It’s much rarer to find fanfiction in formal publishing economies, with book tours and publicists, bucket hats and coffee carts: fanfiction might be sub-, but it isn’t countercultural (it’s very, very pro-). A lot of literary fiction, conversely, might be called a-cultural. It’s not only that litfic writers don’t build on the work of other artists, even their characters barely respond to culture at all. Unlike a Flaubert (Emma Bovary is a kind of proto-Y/N) or a Proust, few contemporary, mainstream Anglophone novelists treat cultural or intellectual experiences as compelling sources of emotional complexity, despite the uptick in “writing-on-writing” occasioned by some autofiction (Timothy Bewes’s Free Indirect: The Novel in the Post-Fictional Age explores the implications of these metafictional moments). Litfic’s beautiful world is populated by normal people having conversations with their friends about the safely, universally “relatable,” obviously “natural” experiences of dating, divorcing, and maybe parenting.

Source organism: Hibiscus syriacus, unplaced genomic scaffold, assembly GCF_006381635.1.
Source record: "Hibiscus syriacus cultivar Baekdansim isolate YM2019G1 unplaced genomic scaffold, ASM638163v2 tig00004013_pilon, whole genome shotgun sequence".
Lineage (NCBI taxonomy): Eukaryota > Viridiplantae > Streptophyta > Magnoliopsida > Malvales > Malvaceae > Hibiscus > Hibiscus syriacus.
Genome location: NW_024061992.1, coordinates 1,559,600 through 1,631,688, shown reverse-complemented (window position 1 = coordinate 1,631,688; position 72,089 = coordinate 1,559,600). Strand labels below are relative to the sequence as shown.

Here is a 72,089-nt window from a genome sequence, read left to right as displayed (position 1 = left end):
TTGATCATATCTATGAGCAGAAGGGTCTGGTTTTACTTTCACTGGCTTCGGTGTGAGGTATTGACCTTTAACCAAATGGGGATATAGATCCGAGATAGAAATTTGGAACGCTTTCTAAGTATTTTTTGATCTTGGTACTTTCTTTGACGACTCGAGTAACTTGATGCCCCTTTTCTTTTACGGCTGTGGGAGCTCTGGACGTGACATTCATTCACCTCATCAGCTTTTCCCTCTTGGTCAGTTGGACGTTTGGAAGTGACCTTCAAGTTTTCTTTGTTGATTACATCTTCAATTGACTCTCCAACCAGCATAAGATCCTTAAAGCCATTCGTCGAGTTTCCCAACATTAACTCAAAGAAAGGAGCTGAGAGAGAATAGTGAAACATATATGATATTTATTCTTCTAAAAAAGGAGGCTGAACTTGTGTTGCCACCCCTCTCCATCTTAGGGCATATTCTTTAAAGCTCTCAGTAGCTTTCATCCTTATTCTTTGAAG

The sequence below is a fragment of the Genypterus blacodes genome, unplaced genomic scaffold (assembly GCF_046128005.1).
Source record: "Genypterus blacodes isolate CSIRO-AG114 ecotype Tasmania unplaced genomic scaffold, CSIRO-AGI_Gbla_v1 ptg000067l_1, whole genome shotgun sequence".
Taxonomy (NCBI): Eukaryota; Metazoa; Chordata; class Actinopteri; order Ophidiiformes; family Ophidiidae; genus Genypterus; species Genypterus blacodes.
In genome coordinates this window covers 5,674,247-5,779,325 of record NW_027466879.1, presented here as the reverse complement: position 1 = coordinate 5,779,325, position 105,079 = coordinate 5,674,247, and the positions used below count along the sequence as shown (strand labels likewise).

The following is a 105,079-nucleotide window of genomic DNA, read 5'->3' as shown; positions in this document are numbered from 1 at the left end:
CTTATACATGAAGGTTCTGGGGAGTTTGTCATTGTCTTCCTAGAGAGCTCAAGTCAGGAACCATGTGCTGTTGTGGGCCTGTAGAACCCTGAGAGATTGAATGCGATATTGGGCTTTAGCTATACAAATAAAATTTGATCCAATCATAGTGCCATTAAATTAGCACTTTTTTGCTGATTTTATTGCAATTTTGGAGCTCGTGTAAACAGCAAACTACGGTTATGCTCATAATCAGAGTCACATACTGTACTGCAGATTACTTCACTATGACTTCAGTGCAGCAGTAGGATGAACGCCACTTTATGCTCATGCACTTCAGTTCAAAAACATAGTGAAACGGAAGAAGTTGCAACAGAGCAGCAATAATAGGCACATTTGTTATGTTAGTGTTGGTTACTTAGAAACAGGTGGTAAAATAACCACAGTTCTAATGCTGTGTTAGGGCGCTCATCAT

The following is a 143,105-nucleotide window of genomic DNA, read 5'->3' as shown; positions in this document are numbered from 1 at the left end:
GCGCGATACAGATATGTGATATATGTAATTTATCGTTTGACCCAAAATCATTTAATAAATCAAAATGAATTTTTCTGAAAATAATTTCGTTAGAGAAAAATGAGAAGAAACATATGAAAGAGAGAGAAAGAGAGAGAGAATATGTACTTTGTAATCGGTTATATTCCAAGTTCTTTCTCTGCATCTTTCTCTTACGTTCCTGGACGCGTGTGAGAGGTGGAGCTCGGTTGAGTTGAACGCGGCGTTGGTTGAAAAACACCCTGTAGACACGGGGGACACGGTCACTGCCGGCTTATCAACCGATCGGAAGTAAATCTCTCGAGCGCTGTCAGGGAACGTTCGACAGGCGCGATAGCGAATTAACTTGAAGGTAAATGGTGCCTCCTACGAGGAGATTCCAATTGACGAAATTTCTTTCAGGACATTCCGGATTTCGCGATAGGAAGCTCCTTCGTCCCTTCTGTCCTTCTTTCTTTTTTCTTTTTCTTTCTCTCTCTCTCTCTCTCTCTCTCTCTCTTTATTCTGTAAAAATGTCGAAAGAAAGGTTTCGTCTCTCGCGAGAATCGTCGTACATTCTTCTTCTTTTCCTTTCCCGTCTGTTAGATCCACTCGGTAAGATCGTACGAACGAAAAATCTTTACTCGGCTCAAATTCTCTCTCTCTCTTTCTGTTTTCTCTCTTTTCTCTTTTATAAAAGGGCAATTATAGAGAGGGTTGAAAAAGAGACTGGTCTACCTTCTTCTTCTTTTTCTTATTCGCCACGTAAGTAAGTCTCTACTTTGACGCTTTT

[One could say that the novel is an art form perfectly designed to depict the manners and habits of the bourgeoisie at the time of writing. One might then recall that, as Kan-Sperling says, the characters in many contemporary novels “barely respond to culture at all”. The remainder of the proof is left as an exercise for the reader. —Steve]
In TNR, Laura Marsh reviews the book Naomi Klein wrote on repeatedly being confused with Naomi Wolf and the political realignments caused by the pandemic (Doppelganger: A Trip Into the Mirror World, September 12):